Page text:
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REAL ESTATE : RENT IT RIGHT

Late fee amount must be justifiable

October 05, 2008|Janet Portman, | Inman news

Question: I rent my condo to a family. Their lease says that rent is due on the first, and that a $200 late fee will apply if it is deposited in the bank after the 10th of the month. Last year they paid after the 10th on six occasions. Am I within my rights to deduct $200 from their security deposit for the six times they have been late?

Answer: You are making two mistakes. First, your lease is unnecessarily generous when it comes to a rent due date. Amend the lease (when it's up for renewal) to give a much shorter grace period.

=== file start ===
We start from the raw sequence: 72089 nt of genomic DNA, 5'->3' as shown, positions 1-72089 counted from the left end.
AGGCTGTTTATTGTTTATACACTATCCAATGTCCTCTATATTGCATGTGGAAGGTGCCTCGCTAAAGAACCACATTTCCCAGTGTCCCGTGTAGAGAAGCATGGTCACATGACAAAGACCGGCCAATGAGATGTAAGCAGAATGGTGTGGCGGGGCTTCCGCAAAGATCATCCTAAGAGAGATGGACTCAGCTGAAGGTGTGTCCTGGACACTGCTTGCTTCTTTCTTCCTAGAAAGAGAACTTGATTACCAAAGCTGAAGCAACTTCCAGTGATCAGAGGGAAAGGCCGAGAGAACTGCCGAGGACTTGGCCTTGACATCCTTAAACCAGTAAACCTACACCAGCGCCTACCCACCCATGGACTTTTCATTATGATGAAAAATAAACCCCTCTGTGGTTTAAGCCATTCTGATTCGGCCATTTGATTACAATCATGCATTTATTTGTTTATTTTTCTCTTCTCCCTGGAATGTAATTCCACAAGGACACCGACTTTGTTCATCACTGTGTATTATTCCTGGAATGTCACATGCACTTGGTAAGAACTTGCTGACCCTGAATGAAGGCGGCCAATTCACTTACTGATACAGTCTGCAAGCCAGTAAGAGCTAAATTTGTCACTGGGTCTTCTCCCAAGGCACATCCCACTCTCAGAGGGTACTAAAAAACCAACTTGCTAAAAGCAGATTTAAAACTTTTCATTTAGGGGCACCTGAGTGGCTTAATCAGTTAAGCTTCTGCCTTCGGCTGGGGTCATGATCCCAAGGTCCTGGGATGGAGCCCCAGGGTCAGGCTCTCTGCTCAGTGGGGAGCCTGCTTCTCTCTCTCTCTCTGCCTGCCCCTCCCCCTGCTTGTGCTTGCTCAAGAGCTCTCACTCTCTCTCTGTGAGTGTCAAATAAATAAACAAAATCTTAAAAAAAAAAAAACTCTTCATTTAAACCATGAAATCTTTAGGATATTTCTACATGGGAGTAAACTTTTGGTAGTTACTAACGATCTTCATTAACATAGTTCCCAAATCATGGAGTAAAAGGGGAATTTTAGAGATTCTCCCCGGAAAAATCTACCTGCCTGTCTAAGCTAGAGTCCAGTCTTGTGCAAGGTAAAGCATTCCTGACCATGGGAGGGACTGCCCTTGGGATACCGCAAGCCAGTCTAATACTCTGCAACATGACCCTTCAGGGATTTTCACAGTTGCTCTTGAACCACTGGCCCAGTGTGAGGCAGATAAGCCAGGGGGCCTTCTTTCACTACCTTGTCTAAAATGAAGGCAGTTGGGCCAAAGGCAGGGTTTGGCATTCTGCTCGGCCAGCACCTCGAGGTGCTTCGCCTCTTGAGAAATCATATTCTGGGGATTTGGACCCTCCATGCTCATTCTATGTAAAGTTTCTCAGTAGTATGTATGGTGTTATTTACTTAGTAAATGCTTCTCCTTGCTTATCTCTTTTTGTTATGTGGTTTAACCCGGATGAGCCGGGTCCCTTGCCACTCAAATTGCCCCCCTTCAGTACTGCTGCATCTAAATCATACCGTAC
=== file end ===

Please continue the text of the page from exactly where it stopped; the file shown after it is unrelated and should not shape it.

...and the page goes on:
Second, your late-fee amount is unenforceable. A late fee must reflect the amount of money you expect you will actually lose when the rent comes in late. To measure those damages, you'd need to do a "time and motion" study, in which you add up the time you spend demanding the rent, dealing with the tenant, negotiating and adding in the interest you lose on the rent for the days it remains unpaid. There's no way that would cost you $200.

-- Janet Portman, Inman news

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E-mail Janet Portman at janet@inman.com.

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